The new world disorder evident here, abroad

September 04, 1998|By Jay Bookman

A NEW ECONOMIC system has emerged in the past decade, founded on computer technology, fueled by information, held together by an almost religious belief in the sanctity of free

markets and driven by a deep disdain for centralized government, safety nets and any other restraint on competition and personal enterprise.

Now we're going to see whether it holds together in a crisis.

This is not quite the "new world order" that George Bush envisioned in the late '80s. That phrase suggested a tidy little arrangement of national governments working in unison for the betterment of all. What we have today is something very different. It is a new world disorder, where countries have given up control of their currencies to international markets and control of their economies to international conglomerates and trading companies.

The new chaos

Business has embraced that theory as well, downsizing its work force, "outsourcing" its functions -- "re-engineering," as the best-selling business books call it. Like governments, they have sacrificed stability and control in return for flexibility and speed. The companies that embraced the new chaos most fully have been rewarded by skyrocketing prices on Wall Street.

That new system has produced unprecedented wealth and prosperity, particularly in the United States. Many of the challenges that seemed so daunting in the '70s and '80s -- the Soviet Union, unemployment, inflation, welfare reform, the federal budget deficit -- have fallen away, swamped by the productive power of capitalism unleashed.

The new prosperity has also seemed to suggest that the old rules of economics could perhaps be rewritten. In the past, capitalism had created inefficiencies that tended to go undetected in the heady flush of prosperity, accumulating until they brought on a recession. This particular expansion has gone on for so long, however, that some economists and politicians began to voice the heretical notion that the business cycle had been repealed.

Maybe, they mused, the combination of global competition and instant communication were eliminating inefficiencies even as they were created, never allowing them to accumulate to the point of forcing a recession. Maybe, they thought, this golden age was going to go on forever.

Or, as it turns out, maybe not.

In recent months, a rolling series of crises has exposed the structural weakness of Japan's banking system, the mindless extravagance that fueled Asia's "little tigers," the incompetence and corruption at the core of the Russian economy and perhaps now the unrealistic valuations of the U.S. stock market.

It turns out that in a world in which everything's connected, everything matters. The global economy is a system much like the global climate: The beating of a butterfly's wings in Chile could potentially touch off a hurricane in the Caribbean.

That butterfly can take many forms, political and social as well as economic. We replaced a postwar system containing one very large instability -- the possibility of nuclear war between superpowers -- with a system of many instabilities, smaller but capable of reinforcing one another, playing off one another, compounding one another.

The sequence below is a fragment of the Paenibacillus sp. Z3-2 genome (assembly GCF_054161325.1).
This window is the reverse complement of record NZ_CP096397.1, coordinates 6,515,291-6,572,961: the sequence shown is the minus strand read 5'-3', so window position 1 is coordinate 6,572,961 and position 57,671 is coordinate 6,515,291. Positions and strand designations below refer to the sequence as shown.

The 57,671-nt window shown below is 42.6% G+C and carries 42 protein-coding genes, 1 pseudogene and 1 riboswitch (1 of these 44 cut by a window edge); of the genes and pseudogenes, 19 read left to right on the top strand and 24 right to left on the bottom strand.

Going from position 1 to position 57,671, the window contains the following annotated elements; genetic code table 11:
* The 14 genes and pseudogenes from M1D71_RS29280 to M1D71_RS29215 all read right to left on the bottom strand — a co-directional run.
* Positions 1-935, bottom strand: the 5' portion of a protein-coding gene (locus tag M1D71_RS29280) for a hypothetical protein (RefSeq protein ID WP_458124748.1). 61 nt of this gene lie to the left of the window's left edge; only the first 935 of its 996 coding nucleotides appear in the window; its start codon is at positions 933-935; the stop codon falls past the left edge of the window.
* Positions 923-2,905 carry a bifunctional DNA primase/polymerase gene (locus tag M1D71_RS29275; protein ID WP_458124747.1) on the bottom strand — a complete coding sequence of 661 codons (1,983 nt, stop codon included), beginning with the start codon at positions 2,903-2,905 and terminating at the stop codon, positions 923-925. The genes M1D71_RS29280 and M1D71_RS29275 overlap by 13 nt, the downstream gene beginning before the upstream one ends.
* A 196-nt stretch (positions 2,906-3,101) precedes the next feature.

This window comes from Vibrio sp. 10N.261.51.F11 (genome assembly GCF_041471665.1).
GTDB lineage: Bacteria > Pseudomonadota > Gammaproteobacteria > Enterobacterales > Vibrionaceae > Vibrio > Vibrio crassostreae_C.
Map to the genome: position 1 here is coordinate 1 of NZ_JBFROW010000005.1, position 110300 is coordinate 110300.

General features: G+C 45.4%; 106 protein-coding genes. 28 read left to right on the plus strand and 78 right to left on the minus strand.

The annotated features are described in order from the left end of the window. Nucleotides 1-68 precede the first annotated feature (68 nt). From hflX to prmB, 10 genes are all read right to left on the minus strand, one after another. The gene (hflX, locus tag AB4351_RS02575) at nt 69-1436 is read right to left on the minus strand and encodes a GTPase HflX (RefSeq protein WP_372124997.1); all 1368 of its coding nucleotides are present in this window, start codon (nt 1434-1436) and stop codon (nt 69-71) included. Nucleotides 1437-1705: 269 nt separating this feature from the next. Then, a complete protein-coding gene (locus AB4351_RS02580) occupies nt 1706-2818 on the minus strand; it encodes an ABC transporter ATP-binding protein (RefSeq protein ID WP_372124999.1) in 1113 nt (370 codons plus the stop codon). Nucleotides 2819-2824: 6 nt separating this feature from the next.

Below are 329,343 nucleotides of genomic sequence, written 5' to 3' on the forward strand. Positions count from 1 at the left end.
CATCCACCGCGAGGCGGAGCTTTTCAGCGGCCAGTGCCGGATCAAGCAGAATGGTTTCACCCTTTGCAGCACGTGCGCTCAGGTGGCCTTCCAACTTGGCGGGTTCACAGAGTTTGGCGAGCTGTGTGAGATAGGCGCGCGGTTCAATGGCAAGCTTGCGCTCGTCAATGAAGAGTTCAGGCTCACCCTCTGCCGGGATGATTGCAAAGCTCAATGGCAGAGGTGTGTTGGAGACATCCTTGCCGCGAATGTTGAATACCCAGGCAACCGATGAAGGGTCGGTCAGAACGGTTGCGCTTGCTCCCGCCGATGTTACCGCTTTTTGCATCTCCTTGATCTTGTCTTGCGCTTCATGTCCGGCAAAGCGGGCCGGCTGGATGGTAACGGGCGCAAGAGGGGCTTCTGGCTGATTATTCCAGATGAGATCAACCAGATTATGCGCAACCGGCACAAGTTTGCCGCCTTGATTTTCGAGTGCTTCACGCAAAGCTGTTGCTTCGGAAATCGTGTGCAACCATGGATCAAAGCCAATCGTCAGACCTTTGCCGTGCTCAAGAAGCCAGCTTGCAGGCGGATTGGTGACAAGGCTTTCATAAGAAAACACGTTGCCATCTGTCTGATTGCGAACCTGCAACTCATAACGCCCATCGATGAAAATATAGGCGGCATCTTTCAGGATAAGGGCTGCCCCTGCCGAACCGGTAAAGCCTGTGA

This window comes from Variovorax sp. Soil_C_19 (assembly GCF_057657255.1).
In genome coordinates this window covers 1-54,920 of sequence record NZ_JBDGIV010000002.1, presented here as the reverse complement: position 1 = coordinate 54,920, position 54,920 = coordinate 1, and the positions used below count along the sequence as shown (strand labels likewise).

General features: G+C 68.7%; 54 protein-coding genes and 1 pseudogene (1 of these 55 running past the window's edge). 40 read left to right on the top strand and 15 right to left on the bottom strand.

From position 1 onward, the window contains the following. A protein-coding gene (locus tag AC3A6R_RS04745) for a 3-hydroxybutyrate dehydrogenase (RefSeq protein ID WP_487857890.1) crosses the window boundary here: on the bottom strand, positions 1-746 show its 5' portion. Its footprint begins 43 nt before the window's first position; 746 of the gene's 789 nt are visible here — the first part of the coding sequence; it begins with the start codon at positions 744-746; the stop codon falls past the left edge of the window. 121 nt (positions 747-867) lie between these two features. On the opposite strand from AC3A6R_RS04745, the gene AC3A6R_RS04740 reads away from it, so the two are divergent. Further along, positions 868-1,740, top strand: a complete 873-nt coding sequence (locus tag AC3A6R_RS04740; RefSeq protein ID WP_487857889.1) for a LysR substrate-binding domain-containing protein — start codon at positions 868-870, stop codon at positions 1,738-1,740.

At the peak of the Cold War, it would have been unthinkable for communist North Korea to fire a missile over Japanese territory. The consequences of such an act would have been enormous. As it is, the Korean launch Monday simply added to a growing sense that the world is unraveling, that too many of those little instabilities are flaring up at the same time.

In another contribution to that air of instability, the president of the United States, greatly weakened by scandal, met in Moscow this week with the greatly weakened president of Russia.

The collapse of the Russian economy has produced a serious political crisis, raising the risk that the Russian people will soon abandon their experiment with democracy and instead seek protection in a strong-armed government that promises to restore national glory and self-respect.

A similar risk haunts much of the globe, exacerbated by a fundamental conflict between the ground rules of the new economy and the demands of human instinct.

A global view

The global economy has been constructed on the premise that government guarantees of security and protection must be avoided because they discourage personal initiative. In times of crisis, however, that premise cannot be sustained politically. It is human nature for people in trouble to seek security and protection and to be drawn toward those who promise to provide it. That is how men such as Adolf Hitler and Vladimir Ilyich Lenin came to power, with disastrous consequences.

Government officials in Russia and elsewhere are caught in a dilemma. If they cannot provide their citizens with some assurance of protection and assistance, they risk being replaced by people who will. But providing that assurance will make economic recovery much more difficult.

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